Writing crash, p.1
By Jamie J. Buchanan
Copyright 2016 Jamie J. Buchanan
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Table of Contents
The End of Death
Casualty of Life
The Seduction of Proposal
Memento of Excess
The Penny Dropped
The Older Brother
An Easy Death To Handle
Therapy in Absentia
The spine cracked as I entered virgin territory. I curled back the cover of the paperback gently, a soft arc as I perused the opening page.
“Season Pass”, by Jerome Bordeaux.
The pages crisp/clean, that new book smell wafted out of the pages and promised so much. A brand new book, a fresh author I’d never read before. It was an anticipation that was like a drug to me. I love that anxiety, the feeling that I’m about to discover something original and exciting as I open a new tome. It’s a different feeling to reading the latest novel by an author you’ve read before. You know the style, you know what to expect. But a new author? It’s a whole different sentiment.
It’s like sitting at a comedy club and a comedian you’ve never seen before comes on stage. “OK funny guy, make me laugh. I’ll give you a few jokes, I’ll give you a chance. I know you’re nervous, but I’m willing to work with you for a while.”
Jerome Bordeaux was the new wunderkind of Crime Noir (my agent told me I was a new Wunderkind, but that was before all of this happened). His work was dark, thoughtful and full of long words that I had to assume I knew the meaning for. I’d get the gist of the sentence and, from that, determine an approximate definition of the word. I mean, who uses ‘eschew’ in day-to-day conversation? Honestly?
I knew this because I was three pages into the book and already I could taste its pretentiousness. The precociously short sentences. The awkwardly arranged alliteration.
Dammit! I liked it!
My agent had the temerity to call me ‘wunderkind’. I’m 47 years old – hardly a child in any language. True, though, that I had only written two novels. The first one, “Dancing With Strangers”, was a mild success and it enabled me some money so I could finish “A Sliver of Light”.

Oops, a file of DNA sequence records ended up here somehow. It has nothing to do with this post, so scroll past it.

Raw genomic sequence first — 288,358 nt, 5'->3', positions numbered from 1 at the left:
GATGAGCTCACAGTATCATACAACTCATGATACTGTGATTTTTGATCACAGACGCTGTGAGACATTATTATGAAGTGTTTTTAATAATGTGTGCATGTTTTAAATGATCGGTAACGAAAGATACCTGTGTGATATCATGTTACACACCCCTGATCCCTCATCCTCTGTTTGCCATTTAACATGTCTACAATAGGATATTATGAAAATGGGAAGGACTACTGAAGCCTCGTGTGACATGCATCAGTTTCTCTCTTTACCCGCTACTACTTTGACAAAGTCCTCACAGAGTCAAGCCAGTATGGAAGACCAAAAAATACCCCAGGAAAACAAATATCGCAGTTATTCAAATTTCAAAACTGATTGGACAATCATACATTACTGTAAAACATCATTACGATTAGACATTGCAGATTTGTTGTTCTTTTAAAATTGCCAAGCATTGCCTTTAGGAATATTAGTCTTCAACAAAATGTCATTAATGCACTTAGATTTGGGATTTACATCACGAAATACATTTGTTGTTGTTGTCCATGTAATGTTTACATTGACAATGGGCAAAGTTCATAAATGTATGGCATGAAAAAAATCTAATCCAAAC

Yes, I know you’ve heard of that one.
It was the right book, the right style, the right time.
It was the literary equivalent of ‘Smells Like Teen Spirit’.
The literary equivalent of ‘Pulp Fiction’.
And now I’m stewing over my third book and not really getting anywhere.
Actually, the comparison with Tarantino (‘Pulp Fiction’) is appropriate really. ‘Dancing With Strangers’ was my ‘Reservoir Dogs’ – mildly popular, cult classic, well received by critics and peers. And, like ‘Reservoir Dogs’, it was more widely acknowledged after the sophomore effort – when people checked the limited back-catalogue to discover the mega-success’ predecessor.
Cries of “how did I miss this?” resounded.
‘A Sliver of Light’ was my ‘Pulp Fiction’. Where ‘Pulp Fiction’ resurrected Travolta’s career, gave Bruce Willis street cred and established Samuel L. Jackson as ‘one cool motherfucker’ (I know you said that in your head using Samuel’s voice), ‘A Sliver of Light’ – and the subsequent screen version – brought back Russell Crowe just as he was disappearing into the bloated Kiwi most Australians thought he was. It made John Waters sexy again. It made us all scared of Hugo Weaving – really scared too. It was his John Jarrett ‘Wolf Creek’ moment – a far cry from Hugo’s attempt at menace in ‘The Matrix’.
Now I had just finished the first chapter of “Season Pass” by this new guy Bordeaux…and it had me hooked. Like an addict’s relapse into the forbidden, my taste of this was sweet, addictive and sensational. I liked it so much that I wished I’d written it. I also knew that I liked it so much that I would have to finish it and, if I’m reading something so damned good, then I can’t be writing my own stuff.
I put the book down and picked up the tepid tea – Earl Grey and far too sweet. I wondered if it was okay to absorb some of Jerome’s style into my work? The guy was twenty years younger than me…was I too old to be influenced?
The answer was obvious and I knew that my ego would have to take a back seat on this one. If it’s good, be influenced by it – that was my pragmatism speaking and he almost always won over my ego. My ego really wanted to hate this book – revile it and denounce it as pappy, arrogant trash. But my ego had no option to concede that it was good and my new novel (such that it was) would have to wait.